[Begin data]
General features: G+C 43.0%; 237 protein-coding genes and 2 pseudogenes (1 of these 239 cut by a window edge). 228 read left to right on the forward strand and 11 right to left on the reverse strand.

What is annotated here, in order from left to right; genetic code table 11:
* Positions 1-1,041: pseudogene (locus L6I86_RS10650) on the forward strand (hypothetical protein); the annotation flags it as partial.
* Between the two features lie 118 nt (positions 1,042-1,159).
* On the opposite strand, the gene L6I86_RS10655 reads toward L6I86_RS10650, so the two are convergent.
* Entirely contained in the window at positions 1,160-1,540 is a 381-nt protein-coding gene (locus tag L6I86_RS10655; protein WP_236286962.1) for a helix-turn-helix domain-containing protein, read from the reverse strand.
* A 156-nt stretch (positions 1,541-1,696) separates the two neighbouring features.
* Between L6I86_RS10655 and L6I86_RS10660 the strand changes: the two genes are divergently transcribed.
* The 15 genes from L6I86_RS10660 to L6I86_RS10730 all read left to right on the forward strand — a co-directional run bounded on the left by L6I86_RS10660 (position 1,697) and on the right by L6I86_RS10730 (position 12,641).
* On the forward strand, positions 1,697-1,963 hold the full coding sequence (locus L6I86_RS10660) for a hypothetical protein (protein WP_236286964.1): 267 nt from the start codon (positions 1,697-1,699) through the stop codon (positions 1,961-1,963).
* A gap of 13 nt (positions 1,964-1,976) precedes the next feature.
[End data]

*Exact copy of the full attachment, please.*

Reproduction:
General features: G+C 43.0%; 237 protein-coding genes and 2 pseudogenes (1 of these 239 cut by a window edge). 228 read left to right on the forward strand and 11 right to left on the reverse strand.

What is annotated here, in order from left to right; genetic code table 11:
* Positions 1-1,041: pseudogene (locus L6I86_RS10650) on the forward strand (hypothetical protein); the annotation flags it as partial.
* Between the two features lie 118 nt (positions 1,042-1,159).
* On the opposite strand, the gene L6I86_RS10655 reads toward L6I86_RS10650, so the two are convergent.
* Entirely contained in the window at positions 1,160-1,540 is a 381-nt protein-coding gene (locus tag L6I86_RS10655; protein WP_236286962.1) for a helix-turn-helix domain-containing protein, read from the reverse strand.
* A 156-nt stretch (positions 1,541-1,696) separates the two neighbouring features.
* Between L6I86_RS10655 and L6I86_RS10660 the strand changes: the two genes are divergently transcribed.
* The 15 genes from L6I86_RS10660 to L6I86_RS10730 all read left to right on the forward strand — a co-directional run bounded on the left by L6I86_RS10660 (position 1,697) and on the right by L6I86_RS10730 (position 12,641).
* On the forward strand, positions 1,697-1,963 hold the full coding sequence (locus L6I86_RS10660) for a hypothetical protein (protein WP_236286964.1): 267 nt from the start codon (positions 1,697-1,699) through the stop codon (positions 1,961-1,963).
* A gap of 13 nt (positions 1,964-1,976) precedes the next feature.